‘We can fix it’: Boehner says change agenda be­longs to Repub­li­cans

The Washington Times Weekly - - National - By S.A. Miller and Stephen Di­nan

The top House Repub­li­can on May 13 said that de­spite wide­spread voter dis­sat­is­fac­tion, his party does not need to change its core prin­ci­ples but in­stead will pin its hopes on a “re­fur­bished” mes­sage and the ap­peal of a mav­er­ick pres­i­den­tial can­di­date.

House Mi­nor­ity Leader John A. Boehner, who on May 12 pre­sented his new elec­tion agenda to fel­low House Repub­li­cans, said what is ail­ing the Repub­li­can Party is largely be­yond its con­trol but that the party’s ba­sic mes- sage can still be a win­ner if it’s prop­erly con­veyed to vot­ers.

“It’s not that the party’s go­ing to change, it’s what we talk about and how we talk about it,” he said. “You look at the Repub­li­can brand name be­ing where it is, let’s be frank about it. Iraq has been very un­pop­u­lar, right? It’s as­so­ci­ated with Repub­li­cans. The pres­i­dent’s job ap­proval is some­where down around 30. Those are the two big is­sues that hurt the brand.

“It’s a change elec­tion and peo­ple have a lot of anx­i­eties about the econ­omy, gas prices, na­tional se­cu­rity, health care costs, ac­cess to health care,” Mr. Boehner told The Wash­ing­ton Times in an in­ter­view at his Capi­tol of­fice. “Most Amer­i­cans look up and think that Wash­ing­ton is bro­ken. We’ve got to show them that we can fix it.”

But in an ef­fort to settle on an ef- fec­tive slo­gan to cap­ture the mantra of change, Repub­li­cans came up with of­fer­ing vot­ers “the change they de­serve” — nearly iden­ti­cal to the slo­gan phar­ma­ceu­ti­cal gi­ant Wyeth used to mar­ket the anti-de­pres­sant Ef­fexor.

Mr. Boehner said he was not aware un­til May 13 that the phrase was al­ready coined.

Democrats say Repub­li­cans won’t be able to es­cape the record they com­piled with Pres­i­dent Bush, which Rep. Rahm Emanuel of Illi­nois, chair­man of the House Demo­cratic Cau­cus, de­scribed last week as “$3 tril­lion in new debt, mil­lions more Amer­i­cans with­out health in­sur­ance, en­ergy and gas prices sky­rock­et­ing and in­comes stag­nant.”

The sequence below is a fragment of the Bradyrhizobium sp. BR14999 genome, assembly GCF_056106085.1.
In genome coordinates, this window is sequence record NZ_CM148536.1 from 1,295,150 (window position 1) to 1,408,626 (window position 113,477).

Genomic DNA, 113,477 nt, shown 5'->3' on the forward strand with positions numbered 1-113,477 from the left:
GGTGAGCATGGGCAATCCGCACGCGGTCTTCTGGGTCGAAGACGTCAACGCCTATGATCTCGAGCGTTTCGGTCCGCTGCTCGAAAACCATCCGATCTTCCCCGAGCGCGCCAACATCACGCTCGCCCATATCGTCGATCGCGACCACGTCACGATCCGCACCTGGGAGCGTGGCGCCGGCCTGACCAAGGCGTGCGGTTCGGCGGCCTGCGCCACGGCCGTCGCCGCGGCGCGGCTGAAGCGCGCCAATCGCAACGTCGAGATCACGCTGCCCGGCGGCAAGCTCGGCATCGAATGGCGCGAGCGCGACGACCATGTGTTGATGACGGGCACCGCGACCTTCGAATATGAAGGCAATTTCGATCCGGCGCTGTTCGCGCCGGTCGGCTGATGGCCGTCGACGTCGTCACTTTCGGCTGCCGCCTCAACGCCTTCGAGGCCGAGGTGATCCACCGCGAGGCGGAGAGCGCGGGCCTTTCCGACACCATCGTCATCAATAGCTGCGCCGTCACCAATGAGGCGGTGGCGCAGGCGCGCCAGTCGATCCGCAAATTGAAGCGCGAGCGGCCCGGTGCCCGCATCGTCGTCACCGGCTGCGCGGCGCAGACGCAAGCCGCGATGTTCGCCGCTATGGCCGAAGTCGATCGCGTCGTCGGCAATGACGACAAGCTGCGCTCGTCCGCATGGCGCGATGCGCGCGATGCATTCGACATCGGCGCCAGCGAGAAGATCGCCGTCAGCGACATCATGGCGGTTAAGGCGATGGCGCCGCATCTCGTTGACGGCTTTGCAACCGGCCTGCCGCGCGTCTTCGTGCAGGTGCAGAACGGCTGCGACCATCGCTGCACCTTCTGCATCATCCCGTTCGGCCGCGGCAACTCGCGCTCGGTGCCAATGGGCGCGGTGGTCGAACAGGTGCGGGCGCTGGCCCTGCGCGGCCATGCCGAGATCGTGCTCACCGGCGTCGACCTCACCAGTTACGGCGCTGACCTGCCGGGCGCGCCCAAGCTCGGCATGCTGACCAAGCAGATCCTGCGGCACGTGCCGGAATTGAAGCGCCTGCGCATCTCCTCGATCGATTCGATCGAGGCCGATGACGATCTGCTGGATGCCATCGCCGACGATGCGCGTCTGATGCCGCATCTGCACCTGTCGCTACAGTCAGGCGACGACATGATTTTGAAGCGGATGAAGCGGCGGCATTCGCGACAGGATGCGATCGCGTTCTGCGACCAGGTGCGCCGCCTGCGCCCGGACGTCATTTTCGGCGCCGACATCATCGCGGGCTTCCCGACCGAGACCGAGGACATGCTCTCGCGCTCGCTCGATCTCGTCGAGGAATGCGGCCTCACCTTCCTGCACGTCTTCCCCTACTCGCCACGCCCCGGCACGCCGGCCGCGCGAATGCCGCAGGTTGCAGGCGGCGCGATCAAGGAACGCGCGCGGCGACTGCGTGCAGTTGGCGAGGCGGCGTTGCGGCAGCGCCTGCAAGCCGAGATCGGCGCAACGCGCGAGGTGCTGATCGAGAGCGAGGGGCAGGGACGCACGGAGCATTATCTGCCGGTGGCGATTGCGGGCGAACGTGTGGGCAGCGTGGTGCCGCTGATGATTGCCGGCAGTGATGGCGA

But Repub­li­cans plan to ar­gue that they are in tune with the changes vot­ers want to see in Wash­ing­ton, and will ar­gue that Democrats in Congress have failed to de­liver on their promised changes.

They blame Democrats for al­low­ing gaso­line prices to soar, block­ing trade deals that could spur the econ­omy and ham­string­ing na­tional se­cu­rity by sidelin­ing an up­date of gov­ern­ment eaves­drop­ping laws un­der the For­eign Intelligence Sur­veil­lance Act.

Democrats have had a pretty good run in spe­cial elec­tions, tak­ing sev­eral dis­tricts from Repub­li­cans re­cently, leav­ing Mr. Boehner and other Repub­li­can House lead­ers to de­fend their per­for­mance.

Mr. Boehner blamed House Repub­li­cans’ cam­paign arm, the Na­tional Repub­li­can Con­gres­sional Com­mit­tee, for not en­sur­ing bet­ter can­di­dates sur­vived to face off against strong Democrats.

“The NRCC took the po­si­tion we’re not go­ing to get in­volved in pri­maries. It seems clear now that may not have been the smartest move,” he said, adding he un­der­stands the pres­sures, fi­nan­cial and oth­er­wise, the NRCC is un­der.

Still, the Ohio Repub­li­can said the spe­cial elec­tions don’t say any­thing about the ones in Novem­ber, when the en­tire House is up for grabs. “I don’t see th­ese specials as any har­bin­ger of what hap­pens in Novem­ber,” he said.

Mr. Boehner added that the party must stand with pre­sump­tive Repub­li­can nom­i­nee Sen. John McCain of Ari­zona.

“He’s our nom­i­nee and he has his own Repub­li­can brand — frankly it’s bet­ter than the Repub­li­can brand,” he said. “We are go­ing to wrap our arms around him as tightly as we can.”

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